The benefits of child's pose
Child's pose is a foundational yoga pose that tends to be one of the final postures of any yoga practice. It offers a moment to decompress post-flow while simultaneously lengthening your spine, releasing tension in your lower back muscles, chest, hamstrings, and shoulders, and stretching out your thighs, hips, and ankles, says Vakkaru Maldives’ visiting practitioner, Raj Kumar. (FYI: Child's pose is even considered to be one of the best shoulder blade stretches for mobility and tension relief.)
Additionally, Kumar says that child’s pose lends to deeper full-body relaxation overall. “Along with deep breathing exercises, child’s pose can calm your mind, reducing anxiety and fatigue,” says Kumar. “Child’s pose can increase blood circulation to your head and the light compression on your stomach in this pose can activate digestion.”
Another way child's pose can benefit the body? It can help quell period pain.
And let us not forget: Child's pose is but one of many gentle yoga poses that make up a restorative practice. “Daily yoga stretching can benefit in the long run to maintain flexibility and focus on your overall health performance,” Kumar says.
The key to mastering child's pose
Turns out, you can make a tiny tweak to really sink into balasana (Sanskrit for child's pose): Stop worrying about it. We push ourselves in so many areas of our lives, and child's pose is about reaping the benefits of the work you've already done. Positioning your body in this manner is an intentional call for rest, reflection, and relaxation.
"A common cue is hips to heels, but it doesn't have to be that," says Beth Cooke, celebrity yoga instructor at Sky Ting. "I grew up as a dancer and still when I made it to my yoga mat I was super uncomfortable in the shapes because I was constantly thinking I wasn't doing it right. Isn't it so much cooler if you can just pay attention to what feels good and what doesn't?"
Common causes for child's pose discomfort
Cooke says the inability to sit on your heels is often due to injury, tight hips, a tight low back, or tight calves, among other causes. With time and practice, you'll be able to sit further back. Finding the ability to sit back deeply into child's pose measures the progress of everything else you’ve accomplished.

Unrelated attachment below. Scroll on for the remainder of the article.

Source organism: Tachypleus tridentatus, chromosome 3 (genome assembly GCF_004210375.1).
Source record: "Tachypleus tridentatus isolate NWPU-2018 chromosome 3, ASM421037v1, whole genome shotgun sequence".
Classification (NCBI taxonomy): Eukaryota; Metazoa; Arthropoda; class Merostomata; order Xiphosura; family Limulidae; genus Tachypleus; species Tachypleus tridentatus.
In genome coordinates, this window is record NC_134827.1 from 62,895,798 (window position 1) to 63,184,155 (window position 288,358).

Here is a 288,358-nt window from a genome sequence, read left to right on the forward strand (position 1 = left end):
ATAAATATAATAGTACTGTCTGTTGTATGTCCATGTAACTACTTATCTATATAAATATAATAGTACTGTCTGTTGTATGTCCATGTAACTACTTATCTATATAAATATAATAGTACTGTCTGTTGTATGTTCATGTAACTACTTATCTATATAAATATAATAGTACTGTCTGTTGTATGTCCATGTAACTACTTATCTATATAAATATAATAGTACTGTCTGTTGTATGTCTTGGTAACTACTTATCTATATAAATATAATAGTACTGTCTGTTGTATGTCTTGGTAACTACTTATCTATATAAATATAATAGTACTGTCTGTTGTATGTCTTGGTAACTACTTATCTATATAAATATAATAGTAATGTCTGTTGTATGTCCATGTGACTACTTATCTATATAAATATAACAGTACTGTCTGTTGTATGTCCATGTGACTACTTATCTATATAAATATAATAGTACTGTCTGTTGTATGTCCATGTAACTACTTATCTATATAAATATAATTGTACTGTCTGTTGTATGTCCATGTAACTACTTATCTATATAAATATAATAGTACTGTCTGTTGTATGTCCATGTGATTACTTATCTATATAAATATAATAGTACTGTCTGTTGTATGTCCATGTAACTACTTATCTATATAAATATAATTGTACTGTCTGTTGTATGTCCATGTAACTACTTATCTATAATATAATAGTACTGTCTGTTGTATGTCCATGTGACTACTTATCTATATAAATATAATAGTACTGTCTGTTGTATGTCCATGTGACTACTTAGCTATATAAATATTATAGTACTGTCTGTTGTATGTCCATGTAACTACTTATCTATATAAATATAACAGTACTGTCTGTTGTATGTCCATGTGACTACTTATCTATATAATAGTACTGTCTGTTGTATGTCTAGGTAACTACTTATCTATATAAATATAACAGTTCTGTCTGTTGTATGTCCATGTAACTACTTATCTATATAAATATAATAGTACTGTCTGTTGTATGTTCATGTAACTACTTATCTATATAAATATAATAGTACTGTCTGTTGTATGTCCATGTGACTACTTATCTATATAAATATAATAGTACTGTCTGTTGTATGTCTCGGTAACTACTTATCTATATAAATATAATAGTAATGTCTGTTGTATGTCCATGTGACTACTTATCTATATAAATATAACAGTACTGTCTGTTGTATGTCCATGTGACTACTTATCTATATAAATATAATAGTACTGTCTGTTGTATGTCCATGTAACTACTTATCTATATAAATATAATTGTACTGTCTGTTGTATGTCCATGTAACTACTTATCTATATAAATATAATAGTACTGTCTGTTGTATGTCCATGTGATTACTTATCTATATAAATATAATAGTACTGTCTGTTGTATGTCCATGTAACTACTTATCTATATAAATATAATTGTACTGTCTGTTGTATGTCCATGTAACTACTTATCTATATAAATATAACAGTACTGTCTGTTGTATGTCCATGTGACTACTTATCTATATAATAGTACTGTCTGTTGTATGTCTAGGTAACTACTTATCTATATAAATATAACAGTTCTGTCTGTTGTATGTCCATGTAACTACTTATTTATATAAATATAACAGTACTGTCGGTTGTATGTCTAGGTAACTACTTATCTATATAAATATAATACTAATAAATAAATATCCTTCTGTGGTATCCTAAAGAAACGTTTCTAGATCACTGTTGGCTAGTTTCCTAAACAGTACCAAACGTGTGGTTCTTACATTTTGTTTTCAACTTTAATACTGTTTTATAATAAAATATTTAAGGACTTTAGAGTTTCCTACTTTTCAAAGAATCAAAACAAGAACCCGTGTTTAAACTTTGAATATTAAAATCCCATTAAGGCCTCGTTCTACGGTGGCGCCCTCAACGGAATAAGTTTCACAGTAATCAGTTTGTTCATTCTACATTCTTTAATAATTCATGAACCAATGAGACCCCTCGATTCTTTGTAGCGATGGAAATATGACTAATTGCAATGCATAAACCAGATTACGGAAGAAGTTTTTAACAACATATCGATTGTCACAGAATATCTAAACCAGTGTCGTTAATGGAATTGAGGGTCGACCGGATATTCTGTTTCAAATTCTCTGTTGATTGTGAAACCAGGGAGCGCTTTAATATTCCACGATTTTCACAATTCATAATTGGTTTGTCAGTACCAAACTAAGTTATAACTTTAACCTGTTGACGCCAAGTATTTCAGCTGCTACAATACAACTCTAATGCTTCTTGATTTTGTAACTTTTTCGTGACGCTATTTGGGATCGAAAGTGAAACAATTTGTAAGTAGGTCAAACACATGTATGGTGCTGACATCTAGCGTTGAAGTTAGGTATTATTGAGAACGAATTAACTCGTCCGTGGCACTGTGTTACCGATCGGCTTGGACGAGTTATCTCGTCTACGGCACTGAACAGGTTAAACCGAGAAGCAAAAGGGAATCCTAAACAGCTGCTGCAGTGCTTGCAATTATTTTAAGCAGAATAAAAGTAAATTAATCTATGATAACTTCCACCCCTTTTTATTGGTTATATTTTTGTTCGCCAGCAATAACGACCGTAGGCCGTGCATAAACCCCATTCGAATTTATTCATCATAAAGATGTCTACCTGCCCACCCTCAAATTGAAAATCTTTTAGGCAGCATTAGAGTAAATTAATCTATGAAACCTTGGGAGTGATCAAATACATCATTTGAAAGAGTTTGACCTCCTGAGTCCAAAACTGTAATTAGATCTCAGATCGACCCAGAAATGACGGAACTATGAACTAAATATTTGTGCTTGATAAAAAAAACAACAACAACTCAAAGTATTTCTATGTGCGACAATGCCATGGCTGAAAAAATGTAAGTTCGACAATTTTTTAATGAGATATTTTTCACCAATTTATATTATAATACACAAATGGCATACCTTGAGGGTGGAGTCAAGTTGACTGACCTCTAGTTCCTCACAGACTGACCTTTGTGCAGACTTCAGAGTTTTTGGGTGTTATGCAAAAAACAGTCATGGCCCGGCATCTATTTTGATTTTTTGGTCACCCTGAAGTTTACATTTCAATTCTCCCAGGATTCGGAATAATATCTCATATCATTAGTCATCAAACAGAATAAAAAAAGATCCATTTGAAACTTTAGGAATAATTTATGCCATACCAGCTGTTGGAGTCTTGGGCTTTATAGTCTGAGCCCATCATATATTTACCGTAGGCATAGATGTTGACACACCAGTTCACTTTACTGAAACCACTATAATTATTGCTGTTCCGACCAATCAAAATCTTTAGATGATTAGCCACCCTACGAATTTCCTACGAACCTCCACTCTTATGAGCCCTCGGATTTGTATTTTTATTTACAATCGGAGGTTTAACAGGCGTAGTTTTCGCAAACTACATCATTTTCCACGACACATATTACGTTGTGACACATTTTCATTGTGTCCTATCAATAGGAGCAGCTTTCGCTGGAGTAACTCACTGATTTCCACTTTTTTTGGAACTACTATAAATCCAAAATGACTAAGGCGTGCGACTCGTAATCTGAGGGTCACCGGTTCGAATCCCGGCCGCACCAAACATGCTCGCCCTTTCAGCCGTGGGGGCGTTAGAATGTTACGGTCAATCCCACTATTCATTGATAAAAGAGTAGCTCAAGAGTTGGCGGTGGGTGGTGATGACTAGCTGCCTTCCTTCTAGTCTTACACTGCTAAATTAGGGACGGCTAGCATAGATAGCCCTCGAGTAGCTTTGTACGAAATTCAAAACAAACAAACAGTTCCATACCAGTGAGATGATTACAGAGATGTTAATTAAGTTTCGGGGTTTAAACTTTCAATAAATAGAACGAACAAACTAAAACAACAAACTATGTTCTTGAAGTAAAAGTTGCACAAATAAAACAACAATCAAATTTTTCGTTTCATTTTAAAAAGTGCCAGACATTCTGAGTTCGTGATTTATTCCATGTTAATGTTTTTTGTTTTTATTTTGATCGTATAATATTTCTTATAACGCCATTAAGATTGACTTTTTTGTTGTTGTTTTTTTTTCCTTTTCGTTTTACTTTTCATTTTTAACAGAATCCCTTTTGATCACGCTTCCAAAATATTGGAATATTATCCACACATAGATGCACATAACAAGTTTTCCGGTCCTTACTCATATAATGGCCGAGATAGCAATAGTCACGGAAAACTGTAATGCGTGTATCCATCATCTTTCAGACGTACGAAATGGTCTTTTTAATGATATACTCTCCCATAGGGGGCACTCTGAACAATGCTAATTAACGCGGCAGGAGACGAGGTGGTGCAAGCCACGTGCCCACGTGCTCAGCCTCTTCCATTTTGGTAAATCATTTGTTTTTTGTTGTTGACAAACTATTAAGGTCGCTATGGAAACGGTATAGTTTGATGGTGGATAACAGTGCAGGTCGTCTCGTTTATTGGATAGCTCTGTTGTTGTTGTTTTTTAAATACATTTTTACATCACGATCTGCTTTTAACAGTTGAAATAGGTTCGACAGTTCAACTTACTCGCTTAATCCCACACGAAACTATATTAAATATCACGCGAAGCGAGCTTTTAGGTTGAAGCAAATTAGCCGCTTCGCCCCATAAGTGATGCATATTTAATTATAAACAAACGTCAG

"This is why a common adjustment is to traction the hips back," says Cooke. "My hips didn't used to sit as far back as they do now."
Child’s pose variations
Sinking into child’s pose may be intended to be a simple yoga pose but it’s not for everyone. As such, there are child’s pose variations to make the pose more accessible for all.
If you have knee pain: while avoiding deep knee flexion is difficult in child’s pose, given it’s a kneeling posture, Kumar says that you can modify the movement by placing substantial padding under the shins to take pressure off the knees. The Manduka enlight™ rectangular bolster ($78) works well for this. If you don’t have a bolster, Kumar says that folding up a blanket and placing it under the shins works well, too.
If you’re pregnant or have difficulty folding forward: Child’s pose is typically performed with kneed hip-width apart. If you’re pregnant or have difficulty folding forward, adopting a wide-legged child pose is advisable, Kumar says. If you still have difficulty folding down to the point in which your forehead can touch the ground, Kumar recommends adding a bolster underneath your torso for support. Alternatively, you can place a foam block beneath where your forehead will land.
If you have difficulty pushing your hips back and down: As easy as some practitioners make it look, extending your hips down and back during child's pose isn't always an easy feat—and it can lead to lower back discomfort if done improperly. That said, if you find that you need additional support as you sink into child's pose, Kumar recommends reaching for a bolster or block. Placing it beneath your bum will offer added support and slowly teach your body to trust and adapt to the posture. (Psst: Since our bums are contoured, it can be helpful to use an arched block as opposed to a flat rectangular one. We like the Bala Balance Blocks, $49, and Manduka unBLOK Recycled Foam Yoga Block, $26.)
If you’re looking for a deeper stretch: If you love traditional child’s pose but are craving a deeper stretch, Kumar encourages you to try the child’s pose tricep stretch. To perform the gentle yoga pose, extend your arms out forward, bend at the elbow, and reach your hands behind your head, with your forehead still placed on the mat. Breathe in and out in the pranayama technique (i.e. measured breaths solely through your nose), holding the pose for 10 or more inhalations.
At the end of the day
While child's pose is a great way to get connected and take your attention inward, it's not for everyone.
"If child's pose doesn't feel good altogether, don't do it, start on your back instead," Cooke says. "There's a difference between uncomfortable and painful. If there's a little discomfort, that probably means you're growing, you're stretching—that's what we learn to breathe through. If it's painful, switch it up."
And just like that, yoga just got even more relaxing. Here's to embracing an imperfectly perfect child's pose.
Loading More Posts...